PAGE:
These factors are placing exploration and production (E&P) asset teams under pressure to more precisely characterise prospects and existing dormant assets. At the same time, data managers are looking to stretch shrinking information technology budgets.
NetApp Fabric Attached Storage (FAS) systems, combined with the NetApp Data ONTAP operating system, provides a cost-effective means of pooling the significant volumes of diverse data resources used in E&P operations. Several of NetApp’s innovative data management features enable Oil & Gas industry users to access petabytes of information efficiently and cost-effectively.
Data storage and management challenges
In uncertain economic times, oil and gas companies need to quickly and accurately assess the potential of prospects. New interpretation, visualisation, and modelling applications are multiplying the amount of data used to evaluate a prospect. As members of exploration teams collaborate to characterise properties, they consume and create even more data, requiring more storage and better data management solutions.
Commodity storage prices continue to decline, thereby increasing consumption but causing new problems in manageability, usability, and data centre resources.
Using NetApp FAS systems, NetApp delivers a comprehensive data management and storage solution to store and manage data – seismic volumes, attribute volumes, horizons, faults, wells, and other data types that allow users to achieve the highest levels of performance and data protection. Converging technologies bring high-end interpretation, modelling, and simulation to desktops
Two primary components of E&P decision making, seismic interpretation and reservoir modelling have recently undergone rapid transformation due to information technology advances. The advances present a unique opportunity for E&P managers: the ability to combine improved data interpretation and modelling capabilities with the data storage and management infrastructure to support it, all on a Windows-based desktop.
Escalating volumes of data
Due to the long-term nature of the energy exploration industry, multiple disparate seismic datasets typically characterise any single property. Hence, data managers and asset teams may need to combine seismic information from an original survey conducted years ago with data from current production operations on the same reservoir. In addition, managers need accurate models of brownfield reservoirs to make better drilling and other operational efficiency decisions as oil depletes.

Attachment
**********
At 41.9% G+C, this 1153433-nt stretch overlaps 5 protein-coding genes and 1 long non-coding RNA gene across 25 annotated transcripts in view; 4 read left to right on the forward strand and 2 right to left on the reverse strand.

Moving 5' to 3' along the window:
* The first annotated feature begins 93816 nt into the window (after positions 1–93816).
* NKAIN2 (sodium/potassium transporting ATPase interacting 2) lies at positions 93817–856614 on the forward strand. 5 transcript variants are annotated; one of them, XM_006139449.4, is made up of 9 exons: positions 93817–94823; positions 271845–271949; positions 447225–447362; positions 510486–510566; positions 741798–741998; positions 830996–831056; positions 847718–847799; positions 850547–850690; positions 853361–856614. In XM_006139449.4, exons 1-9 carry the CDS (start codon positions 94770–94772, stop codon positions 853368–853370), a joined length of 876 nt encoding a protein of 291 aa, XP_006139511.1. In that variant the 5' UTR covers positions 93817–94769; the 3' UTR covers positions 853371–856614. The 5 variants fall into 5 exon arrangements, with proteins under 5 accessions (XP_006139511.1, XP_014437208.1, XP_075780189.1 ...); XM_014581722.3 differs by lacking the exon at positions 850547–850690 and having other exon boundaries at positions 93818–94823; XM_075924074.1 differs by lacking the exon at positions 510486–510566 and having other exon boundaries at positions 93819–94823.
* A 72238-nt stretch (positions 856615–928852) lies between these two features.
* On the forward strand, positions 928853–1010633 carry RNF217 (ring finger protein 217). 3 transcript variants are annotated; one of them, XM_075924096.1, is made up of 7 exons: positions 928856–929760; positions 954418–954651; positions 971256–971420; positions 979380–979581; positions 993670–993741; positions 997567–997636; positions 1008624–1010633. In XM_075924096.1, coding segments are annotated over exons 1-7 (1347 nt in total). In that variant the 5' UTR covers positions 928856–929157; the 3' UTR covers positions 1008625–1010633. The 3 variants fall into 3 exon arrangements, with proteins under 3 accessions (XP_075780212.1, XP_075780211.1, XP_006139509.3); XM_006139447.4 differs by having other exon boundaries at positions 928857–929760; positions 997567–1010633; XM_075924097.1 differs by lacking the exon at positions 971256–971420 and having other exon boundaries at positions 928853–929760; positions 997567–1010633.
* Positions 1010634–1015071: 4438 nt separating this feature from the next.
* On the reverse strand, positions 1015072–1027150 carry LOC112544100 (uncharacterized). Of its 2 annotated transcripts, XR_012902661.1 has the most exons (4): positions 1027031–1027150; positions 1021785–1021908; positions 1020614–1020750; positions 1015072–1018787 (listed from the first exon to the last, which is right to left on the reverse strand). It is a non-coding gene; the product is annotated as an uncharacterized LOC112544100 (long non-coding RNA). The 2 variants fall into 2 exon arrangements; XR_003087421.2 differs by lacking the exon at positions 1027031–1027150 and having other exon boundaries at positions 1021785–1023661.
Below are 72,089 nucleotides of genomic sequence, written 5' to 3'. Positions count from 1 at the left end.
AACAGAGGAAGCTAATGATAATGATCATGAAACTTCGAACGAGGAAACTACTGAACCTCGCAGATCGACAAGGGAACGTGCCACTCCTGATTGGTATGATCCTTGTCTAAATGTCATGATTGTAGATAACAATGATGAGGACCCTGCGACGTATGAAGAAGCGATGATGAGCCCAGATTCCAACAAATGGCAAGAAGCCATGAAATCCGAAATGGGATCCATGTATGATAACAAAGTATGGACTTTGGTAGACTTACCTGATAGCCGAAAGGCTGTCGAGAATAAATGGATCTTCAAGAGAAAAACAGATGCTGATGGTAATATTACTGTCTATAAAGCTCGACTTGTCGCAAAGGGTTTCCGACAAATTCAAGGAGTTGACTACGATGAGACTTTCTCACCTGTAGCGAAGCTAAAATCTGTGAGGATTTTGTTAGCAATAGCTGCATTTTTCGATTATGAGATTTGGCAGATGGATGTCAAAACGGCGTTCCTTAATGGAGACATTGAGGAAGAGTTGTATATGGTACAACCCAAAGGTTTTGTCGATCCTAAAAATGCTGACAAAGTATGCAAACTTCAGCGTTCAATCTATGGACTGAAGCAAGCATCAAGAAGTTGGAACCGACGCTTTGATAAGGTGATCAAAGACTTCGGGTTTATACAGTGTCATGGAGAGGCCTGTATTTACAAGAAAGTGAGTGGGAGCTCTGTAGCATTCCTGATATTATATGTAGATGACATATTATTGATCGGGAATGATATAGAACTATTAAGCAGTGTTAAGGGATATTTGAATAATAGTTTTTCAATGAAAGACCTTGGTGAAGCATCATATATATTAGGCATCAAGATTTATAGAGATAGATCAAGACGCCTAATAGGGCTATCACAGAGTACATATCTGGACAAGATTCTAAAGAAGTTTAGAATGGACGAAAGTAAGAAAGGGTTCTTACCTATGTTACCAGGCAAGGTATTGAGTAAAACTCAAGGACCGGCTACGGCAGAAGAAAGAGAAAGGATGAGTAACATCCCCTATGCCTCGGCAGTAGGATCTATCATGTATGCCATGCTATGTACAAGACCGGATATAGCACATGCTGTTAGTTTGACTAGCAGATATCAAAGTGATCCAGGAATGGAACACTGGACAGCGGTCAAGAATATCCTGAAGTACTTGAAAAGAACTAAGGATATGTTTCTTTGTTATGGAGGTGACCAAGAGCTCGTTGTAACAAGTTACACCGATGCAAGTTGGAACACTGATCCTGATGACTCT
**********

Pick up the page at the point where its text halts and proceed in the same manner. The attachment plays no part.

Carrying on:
Increasingly complex reservoirs, growing amounts of data, and a shortage of experienced petro-technical professionals have driven the need for extremely efficient workflows. Increased data volumes lead to increased data processing, storage, and management challenges.
The data storage challenge
Outside seismic processing, seismic interpretation is by far the largest consumer of data storage in exploration divisions, accounting for up to 80 percent of enterprise storage requirements. A primary ongoing challenge for data managers regardless of the data interpretation method has always been how to manage huge data volumes.
Data storage and management become significantly larger challenges when data from disparate systems must be consolidated to fuel volume interpretation. Larger amounts of higher-fidelity seismic data and the application of new processing techniques contribute to significant and growing data management challenges.
The cost and complexity of architecting, implementing, and managing traditional enterprise storage infrastructures can be substantial. And when the needs of the dynamic enterprise inevitably change often quickly and even dramatically, traditional static systems require reprovisioning. This can cause disruption and increase management overhead and risk.
To address this, IT organisations typically overprovision systems and pre-allocate resources. However, this approach is costly and offers only temporary relief from inevitable expense and disruption.
One reason is that the I/O capabilities of individual storage devices inherently bind traditional static system performance. The need to overprovision is compounded for operations such as oil and gas exploration, which require distributed data processing environments and large datasets.
The exploration interpretation process may create multiple large-scale versions of data, often in a consolidated storage environment shared among several asset teams. This means that data managers incur additional overhead, management costs, and data risk to support these processes.
Even the most robust and highly resourced static systems can be cumbersome and inflexible when handling multiple scenarios with extremely large datasets. As a result, many organisations have settled for decimating their seismic data to a small percentage of the original size, and these limitations hamper success.